Ornamental Tree Removal
Hello! My name is Topher Murray. I live in Baltimore City and have this tree behind my house that I would like to replace with a fruiting tree like a cherry. I'm not sure what it is, but it has no pods, cones, or berries at all. Juniper? I am simply looking for information to help in its removal, like its species, root size, and/ or toxicity. The tree is roughly 18 feet tall, so it will be hard to rehome it. Thank you!
This looks like a leyland cypress tree, Cupressus × leylandii.
It usually does not have a strong root system so you should be able to cut it down and dig out the root system. Otherwise, you may need to hire someone to cut down and stump grinding or stump removal.
Do not plant the new tree in the same hole. Plant at least 3 feet from the planting hole.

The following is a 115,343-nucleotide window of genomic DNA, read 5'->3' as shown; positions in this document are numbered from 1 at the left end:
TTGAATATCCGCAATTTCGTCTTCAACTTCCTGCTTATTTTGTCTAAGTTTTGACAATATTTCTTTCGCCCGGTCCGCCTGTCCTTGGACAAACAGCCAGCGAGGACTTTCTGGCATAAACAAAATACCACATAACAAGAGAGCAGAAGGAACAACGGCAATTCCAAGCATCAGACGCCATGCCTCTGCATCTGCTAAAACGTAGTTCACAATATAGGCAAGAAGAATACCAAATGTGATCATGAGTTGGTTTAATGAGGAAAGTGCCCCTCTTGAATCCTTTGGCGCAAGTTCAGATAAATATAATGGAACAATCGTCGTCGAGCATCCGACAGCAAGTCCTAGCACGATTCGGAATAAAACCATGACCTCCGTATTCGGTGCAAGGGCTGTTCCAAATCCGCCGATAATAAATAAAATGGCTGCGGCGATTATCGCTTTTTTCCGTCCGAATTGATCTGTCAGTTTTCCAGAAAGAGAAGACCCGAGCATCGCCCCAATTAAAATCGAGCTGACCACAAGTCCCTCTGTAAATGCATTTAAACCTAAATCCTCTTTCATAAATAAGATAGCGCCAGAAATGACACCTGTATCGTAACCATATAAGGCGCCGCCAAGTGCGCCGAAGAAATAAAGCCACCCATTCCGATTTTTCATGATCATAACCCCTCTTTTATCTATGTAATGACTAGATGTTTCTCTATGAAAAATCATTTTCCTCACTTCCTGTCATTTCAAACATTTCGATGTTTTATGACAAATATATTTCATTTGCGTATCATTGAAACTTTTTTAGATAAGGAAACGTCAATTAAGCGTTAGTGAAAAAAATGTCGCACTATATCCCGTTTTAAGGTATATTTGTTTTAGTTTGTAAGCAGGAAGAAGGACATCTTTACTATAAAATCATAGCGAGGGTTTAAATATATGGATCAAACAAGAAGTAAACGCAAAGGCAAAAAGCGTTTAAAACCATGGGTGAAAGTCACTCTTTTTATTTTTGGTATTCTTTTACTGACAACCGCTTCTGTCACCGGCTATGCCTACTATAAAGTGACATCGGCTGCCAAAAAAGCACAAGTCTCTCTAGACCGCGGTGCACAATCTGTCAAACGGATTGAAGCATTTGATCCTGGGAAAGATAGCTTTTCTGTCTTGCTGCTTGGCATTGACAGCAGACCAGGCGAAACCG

Growing tree fruit successfully in the home landscape is challenging and potentially rewarding. Tree fruits are subject to many problems (insects, diseases, weather extremes, wildlife) which can frustrate the novice grower and seasoned gardener alike.
If you intend to grow organically, start out with small fruits such as blueberry and blackberry. Tree fruits, especially apple and peach, are more prone to diseases and insect pests than small fruits. Fig, Asian pear, and Japanese persimmon are the tree fruits with the fewest pest problems. Learn more about growing fruits organically.
Take a look at our website for more information on growing tree fruits.https://extension.umd.edu/hgic/topics/tree-fruit